Can information theory help us understand origin of life? A mid-length essay sponsored by the Santa Fe Institute touches on many of the main points, asking what if a 3-D printer could reproduce itself? Would that be life?
But let us look at the functional information that makes us. Some was acquired around 4 billion years ago when life got started, but most was acquired over evolutionary time. We learned how to build our bodies around 540 million years ago, and to digest cooked food maybe in the past million years. We are a bundle of information, acquired at different stages, some acquired by the bacteria in our gut, and some acquired through culture. From the lineage viewpoint, the 3D printers were always life, there was no nonlife/life transition in our thought experiment. But something did change over the course of their evolution – they acquired functional information over millions of years on Mars, and were able to use this information to do novel things – that is, they came closer to what we would call alive. It is in this sense that we might consider the 3D printers to represent new examples of alive things, each generating new possibilities for life…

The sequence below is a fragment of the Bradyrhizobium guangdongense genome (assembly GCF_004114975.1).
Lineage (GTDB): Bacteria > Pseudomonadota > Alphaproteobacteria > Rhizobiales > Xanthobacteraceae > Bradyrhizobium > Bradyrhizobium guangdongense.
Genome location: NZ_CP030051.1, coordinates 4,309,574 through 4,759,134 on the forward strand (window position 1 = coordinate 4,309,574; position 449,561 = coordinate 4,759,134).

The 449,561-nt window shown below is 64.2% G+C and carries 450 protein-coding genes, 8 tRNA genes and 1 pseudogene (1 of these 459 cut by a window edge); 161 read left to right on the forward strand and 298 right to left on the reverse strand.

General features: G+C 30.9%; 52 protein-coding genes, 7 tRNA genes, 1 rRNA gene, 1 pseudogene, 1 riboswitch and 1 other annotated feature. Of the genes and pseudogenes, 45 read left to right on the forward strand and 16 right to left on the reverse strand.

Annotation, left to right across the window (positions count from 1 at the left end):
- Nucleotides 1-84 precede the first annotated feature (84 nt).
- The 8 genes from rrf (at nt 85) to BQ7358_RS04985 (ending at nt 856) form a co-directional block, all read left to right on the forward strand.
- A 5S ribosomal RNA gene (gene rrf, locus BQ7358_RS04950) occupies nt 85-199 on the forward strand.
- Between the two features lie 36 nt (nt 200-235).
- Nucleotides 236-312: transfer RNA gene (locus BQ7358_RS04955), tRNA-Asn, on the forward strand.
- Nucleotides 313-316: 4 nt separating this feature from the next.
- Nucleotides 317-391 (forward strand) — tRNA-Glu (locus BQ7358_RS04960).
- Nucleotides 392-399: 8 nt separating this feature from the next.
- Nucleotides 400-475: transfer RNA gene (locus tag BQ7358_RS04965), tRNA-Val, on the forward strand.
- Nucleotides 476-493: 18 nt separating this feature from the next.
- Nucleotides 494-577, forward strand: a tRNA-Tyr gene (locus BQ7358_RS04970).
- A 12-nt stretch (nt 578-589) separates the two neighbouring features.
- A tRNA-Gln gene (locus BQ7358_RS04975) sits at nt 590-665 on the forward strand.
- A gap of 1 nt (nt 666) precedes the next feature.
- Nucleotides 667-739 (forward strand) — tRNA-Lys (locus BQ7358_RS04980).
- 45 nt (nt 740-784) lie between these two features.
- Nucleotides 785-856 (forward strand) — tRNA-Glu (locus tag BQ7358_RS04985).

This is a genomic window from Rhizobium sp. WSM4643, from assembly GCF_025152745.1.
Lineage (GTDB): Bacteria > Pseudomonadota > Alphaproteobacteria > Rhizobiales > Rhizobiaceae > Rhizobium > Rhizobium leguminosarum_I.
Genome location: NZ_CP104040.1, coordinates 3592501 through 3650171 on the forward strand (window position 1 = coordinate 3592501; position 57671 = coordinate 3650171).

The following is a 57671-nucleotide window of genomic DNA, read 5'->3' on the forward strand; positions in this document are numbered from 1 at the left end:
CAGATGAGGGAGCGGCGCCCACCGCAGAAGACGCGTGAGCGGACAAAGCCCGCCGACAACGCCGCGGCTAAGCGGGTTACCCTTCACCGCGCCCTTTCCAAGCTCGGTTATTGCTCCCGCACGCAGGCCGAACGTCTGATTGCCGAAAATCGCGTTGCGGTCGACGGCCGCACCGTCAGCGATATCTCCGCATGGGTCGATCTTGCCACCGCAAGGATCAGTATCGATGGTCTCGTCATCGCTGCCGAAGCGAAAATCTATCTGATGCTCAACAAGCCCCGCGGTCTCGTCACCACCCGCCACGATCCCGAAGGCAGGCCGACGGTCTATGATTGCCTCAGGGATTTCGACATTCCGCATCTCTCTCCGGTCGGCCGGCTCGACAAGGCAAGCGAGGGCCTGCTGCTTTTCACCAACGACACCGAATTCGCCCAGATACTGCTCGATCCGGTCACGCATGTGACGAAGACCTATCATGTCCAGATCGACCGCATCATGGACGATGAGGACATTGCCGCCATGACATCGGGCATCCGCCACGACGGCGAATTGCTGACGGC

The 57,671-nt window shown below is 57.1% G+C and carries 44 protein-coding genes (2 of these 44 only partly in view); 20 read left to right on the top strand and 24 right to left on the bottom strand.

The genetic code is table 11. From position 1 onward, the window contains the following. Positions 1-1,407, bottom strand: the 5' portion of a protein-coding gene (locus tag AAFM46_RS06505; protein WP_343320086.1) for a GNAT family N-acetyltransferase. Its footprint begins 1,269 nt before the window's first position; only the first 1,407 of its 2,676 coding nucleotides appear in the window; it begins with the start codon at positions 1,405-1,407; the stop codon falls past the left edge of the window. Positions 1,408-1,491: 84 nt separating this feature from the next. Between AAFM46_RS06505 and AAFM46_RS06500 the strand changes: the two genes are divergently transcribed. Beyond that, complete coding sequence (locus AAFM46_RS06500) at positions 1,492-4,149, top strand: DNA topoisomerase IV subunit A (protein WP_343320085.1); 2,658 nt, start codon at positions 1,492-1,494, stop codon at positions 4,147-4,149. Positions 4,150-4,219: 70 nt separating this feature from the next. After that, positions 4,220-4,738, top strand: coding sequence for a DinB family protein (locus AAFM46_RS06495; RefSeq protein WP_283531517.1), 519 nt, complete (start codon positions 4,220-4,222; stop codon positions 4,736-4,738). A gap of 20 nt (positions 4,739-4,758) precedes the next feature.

Although you care deeply for your creation, your insurance company worries about the unfavourable losses if Eve ever takes over the Earth. So, you figure out a way to get your little autonomous 3D printer sent on the next mission to Mars as a stowaway. Imagine Eve has a happy existence in a hidden valley on Mars, and goes on to produce many copies of itself. Humanity discovers the valley a few million years later to find the process of evolution on 3D printers generated a wide variety of them that are quite different from your original design – small ones, big ones, blue ones, red ones, ones that hunt other 3D printers for resources, and so on.
The value of this thought experiment is that it allows us to play with the notions of life and alive. Intuitively, we feel that life emerged, or maybe that the new robots are even alive. Did the 3D printers become life? If so, at what point did they become life? Are they alive?Michael Lachmann and Sarah Walker, “Life ≠ alive” at Aeon
See also: The Science Fictions series at your fingertips – origin of life What we do and don’t know about the origin of life.
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